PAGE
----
I wont bore you with the details.
Its a line Jim Mazurek, Notre Dames newly appointed sustainability director, uses during the many campus presentations hes made since arriving in early May.
As it happens, Mazurek seems in no danger of boring people. But he could bury them, for all the data hes absorbed in a few short weeks about the Universitys annual environmental impact: the 80,000 tons of coal, the 275 tons of copy paper, the 8,900 printer cartridges, the 12,000 tons of garbage.
Is it really possible we consume 900 million gallons of water a year? Some numbers are smaller, yet worrisome: We consume enough electricity a year to power more than 15,000 residential homes. Although ourcarbon footprinthas not been precisely defined, Mazurek expects it to range between 150,000 and 200,000 metric tons.
By the end of his first 100 days, Mazureks is likely to be a household name and a familiar face. Showing up at 5 a.m. to volunteer for Old2Gold, as he did, will help you make friends quickly. Also by the end of those first few months, Mazurek will have begun to forge the above details into a structure for sustainability activities that leans heavily on measurements and accountability.
These early steps will be necessary before Mazurek can propose the method and methodology for attracting proposals for the $2 million in loan money the University has set aside to encourage sustainability initiatives. Hiring Mazurek, whose office will host three full-time staff and about a half-dozen student workers, and the loan program are just two signs of the Universitys determined foray into sustainability. Change has been swift enough that the national College Sustainability Report Card 2008 identified Notre Dame as among the most improved over the past year.
Mazurek, an engineering undergraduate, had not foreseen a future in sustainability in 1991 when he graduated from Notre Dame, having attended to issues of ecology and energy efficiency no more or less than the average student, he says.
Today, he is a hybrid-driving parent whose family recycles so assiduously, they could use the trash barrel for recycling and the recycling bin for trash. Whatever strong messages he ultimately delivers about needed change on campus, he promises to always be more tactful than his two young children, who proselytize about recycling with sometimes embarrassing zeal.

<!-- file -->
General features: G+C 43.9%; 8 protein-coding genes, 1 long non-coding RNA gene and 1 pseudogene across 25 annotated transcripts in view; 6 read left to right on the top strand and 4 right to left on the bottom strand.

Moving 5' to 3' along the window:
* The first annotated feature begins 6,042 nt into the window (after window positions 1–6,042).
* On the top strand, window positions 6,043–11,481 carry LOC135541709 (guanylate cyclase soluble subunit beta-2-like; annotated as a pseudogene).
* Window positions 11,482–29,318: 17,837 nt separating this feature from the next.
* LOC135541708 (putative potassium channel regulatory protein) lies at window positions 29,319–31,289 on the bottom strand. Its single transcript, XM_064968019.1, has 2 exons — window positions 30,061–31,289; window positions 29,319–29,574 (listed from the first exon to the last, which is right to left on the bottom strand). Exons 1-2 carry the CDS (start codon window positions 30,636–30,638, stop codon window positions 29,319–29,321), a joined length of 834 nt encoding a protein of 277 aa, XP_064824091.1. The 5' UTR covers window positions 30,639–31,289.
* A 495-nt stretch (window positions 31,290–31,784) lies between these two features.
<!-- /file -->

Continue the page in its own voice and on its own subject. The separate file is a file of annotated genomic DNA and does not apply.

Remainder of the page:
In between graduation and this new job, Mazurek consulted for a firm that eventually became a leader in helping global businesses negotiate a world increasingly conscious of the environment. Simply put, his work often helped corporations understand that being green could be an asset. Notre Dames Catholic mission implies an additional obligation.
Mazureks background has given him a firm grasp ofthe levers to pull for sustainability.Recycling is an obvious area to address, but there are so many: Should we address our commuting habits?Use only vendors who have green practices? Invest our endowment only ingreencorporations? Build and renovate buildings by stringent, and expensive,greenstandards?
And a really hard question: how to marry a sincere wish to reduce our impact to our growing research profile, which will require more energy to support?
The key is, how do we grow smartly.Our total energy consumption on campus has more than doubled in the last 20 years,he says.Over the same period, energy usage per square foot has grown by 44 percent.
As he puts methodologies into place during the summer months, he looks forward to taking a more human measure: how to leverage the energies of an enthusiastic student body and faculty.